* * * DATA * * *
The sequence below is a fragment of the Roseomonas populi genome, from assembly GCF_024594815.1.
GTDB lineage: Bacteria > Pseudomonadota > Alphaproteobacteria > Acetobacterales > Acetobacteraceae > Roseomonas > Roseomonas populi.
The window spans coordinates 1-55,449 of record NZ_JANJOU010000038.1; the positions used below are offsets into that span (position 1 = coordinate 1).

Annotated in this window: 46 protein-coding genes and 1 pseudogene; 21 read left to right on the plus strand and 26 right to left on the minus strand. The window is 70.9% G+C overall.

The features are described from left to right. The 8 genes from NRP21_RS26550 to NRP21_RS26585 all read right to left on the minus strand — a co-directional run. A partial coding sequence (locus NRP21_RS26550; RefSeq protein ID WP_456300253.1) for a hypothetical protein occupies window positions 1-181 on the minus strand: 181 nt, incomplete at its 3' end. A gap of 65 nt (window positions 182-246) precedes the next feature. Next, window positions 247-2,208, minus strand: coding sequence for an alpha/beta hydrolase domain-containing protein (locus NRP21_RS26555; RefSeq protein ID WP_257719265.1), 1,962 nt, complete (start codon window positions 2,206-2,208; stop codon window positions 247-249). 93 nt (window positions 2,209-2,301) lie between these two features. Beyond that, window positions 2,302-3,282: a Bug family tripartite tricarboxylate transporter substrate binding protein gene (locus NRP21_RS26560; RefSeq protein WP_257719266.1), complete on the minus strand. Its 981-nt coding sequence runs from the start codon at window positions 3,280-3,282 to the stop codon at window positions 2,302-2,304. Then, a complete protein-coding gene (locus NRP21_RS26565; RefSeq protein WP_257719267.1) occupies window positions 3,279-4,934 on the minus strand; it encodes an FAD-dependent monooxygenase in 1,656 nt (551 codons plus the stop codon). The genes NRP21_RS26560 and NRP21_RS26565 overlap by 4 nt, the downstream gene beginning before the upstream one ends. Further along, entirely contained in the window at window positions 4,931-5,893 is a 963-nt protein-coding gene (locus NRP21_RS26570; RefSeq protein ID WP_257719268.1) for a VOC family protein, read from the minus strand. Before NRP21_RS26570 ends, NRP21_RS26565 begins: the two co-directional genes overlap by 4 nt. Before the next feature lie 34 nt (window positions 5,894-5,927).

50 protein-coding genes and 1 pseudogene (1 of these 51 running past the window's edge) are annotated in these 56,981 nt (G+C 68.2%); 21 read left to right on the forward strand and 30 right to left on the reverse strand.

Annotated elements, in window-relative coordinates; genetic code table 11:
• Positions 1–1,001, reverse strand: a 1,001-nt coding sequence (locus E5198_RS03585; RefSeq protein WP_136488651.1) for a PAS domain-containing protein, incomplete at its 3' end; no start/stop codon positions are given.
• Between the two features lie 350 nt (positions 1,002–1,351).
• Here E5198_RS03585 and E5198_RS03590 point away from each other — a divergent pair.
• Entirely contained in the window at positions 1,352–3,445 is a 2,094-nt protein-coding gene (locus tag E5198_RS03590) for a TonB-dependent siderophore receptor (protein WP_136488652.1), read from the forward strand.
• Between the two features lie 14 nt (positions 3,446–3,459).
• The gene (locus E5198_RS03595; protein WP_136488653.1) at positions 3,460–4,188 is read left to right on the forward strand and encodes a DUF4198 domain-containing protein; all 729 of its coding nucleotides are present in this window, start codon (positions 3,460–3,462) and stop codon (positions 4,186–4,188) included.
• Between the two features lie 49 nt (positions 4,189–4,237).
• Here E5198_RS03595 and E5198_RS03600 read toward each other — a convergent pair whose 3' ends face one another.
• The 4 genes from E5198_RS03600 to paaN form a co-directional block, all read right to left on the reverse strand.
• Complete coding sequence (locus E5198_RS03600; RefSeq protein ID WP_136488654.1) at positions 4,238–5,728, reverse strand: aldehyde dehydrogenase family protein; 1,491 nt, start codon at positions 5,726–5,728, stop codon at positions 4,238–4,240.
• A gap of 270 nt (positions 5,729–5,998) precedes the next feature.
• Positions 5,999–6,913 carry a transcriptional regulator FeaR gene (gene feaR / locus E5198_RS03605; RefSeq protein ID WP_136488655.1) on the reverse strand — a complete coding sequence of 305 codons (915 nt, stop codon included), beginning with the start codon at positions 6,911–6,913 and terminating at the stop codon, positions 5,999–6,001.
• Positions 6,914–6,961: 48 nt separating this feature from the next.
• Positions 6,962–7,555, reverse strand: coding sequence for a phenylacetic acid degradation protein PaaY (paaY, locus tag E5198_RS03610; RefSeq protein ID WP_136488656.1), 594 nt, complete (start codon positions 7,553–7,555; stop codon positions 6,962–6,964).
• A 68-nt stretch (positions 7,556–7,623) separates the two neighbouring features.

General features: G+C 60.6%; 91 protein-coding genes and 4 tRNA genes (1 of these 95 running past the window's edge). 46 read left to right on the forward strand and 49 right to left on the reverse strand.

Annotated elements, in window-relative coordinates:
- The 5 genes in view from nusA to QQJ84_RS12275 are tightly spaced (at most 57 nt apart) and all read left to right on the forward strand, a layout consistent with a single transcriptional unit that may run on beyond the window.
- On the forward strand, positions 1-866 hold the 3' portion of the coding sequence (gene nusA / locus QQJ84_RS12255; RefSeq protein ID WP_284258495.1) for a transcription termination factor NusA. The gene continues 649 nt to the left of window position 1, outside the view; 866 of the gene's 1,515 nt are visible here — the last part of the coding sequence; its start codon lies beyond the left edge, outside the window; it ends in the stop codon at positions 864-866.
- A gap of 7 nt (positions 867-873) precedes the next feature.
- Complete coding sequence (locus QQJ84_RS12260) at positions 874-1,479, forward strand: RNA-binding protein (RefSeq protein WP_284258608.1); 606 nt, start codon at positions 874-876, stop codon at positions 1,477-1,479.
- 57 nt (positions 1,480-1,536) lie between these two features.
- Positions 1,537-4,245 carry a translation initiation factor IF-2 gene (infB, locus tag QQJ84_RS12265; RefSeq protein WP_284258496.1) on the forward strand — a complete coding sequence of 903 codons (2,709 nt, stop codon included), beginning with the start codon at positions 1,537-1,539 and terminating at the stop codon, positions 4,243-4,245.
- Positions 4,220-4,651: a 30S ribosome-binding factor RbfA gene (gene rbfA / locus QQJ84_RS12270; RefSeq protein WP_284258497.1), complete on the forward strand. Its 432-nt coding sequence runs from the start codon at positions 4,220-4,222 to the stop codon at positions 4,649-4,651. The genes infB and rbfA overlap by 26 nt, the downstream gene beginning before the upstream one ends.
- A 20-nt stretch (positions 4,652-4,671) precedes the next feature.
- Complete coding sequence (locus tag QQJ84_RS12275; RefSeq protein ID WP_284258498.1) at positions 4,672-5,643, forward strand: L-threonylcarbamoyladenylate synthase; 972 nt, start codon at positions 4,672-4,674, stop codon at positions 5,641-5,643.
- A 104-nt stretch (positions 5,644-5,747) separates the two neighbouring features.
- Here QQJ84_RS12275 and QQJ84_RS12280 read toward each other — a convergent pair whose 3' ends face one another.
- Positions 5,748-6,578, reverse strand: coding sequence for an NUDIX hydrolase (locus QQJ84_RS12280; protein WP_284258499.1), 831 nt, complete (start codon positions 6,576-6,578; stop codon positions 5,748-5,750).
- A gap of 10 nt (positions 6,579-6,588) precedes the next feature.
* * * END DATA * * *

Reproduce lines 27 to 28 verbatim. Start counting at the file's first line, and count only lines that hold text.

- A gap of 7 nt (positions 867-873) precedes the next feature.
- Complete coding sequence (locus QQJ84_RS12260) at positions 874-1,479, forward strand: RNA-binding protein (RefSeq protein WP_284258608.1); 606 nt, start codon at positions 874-876, stop codon at positions 1,477-1,479.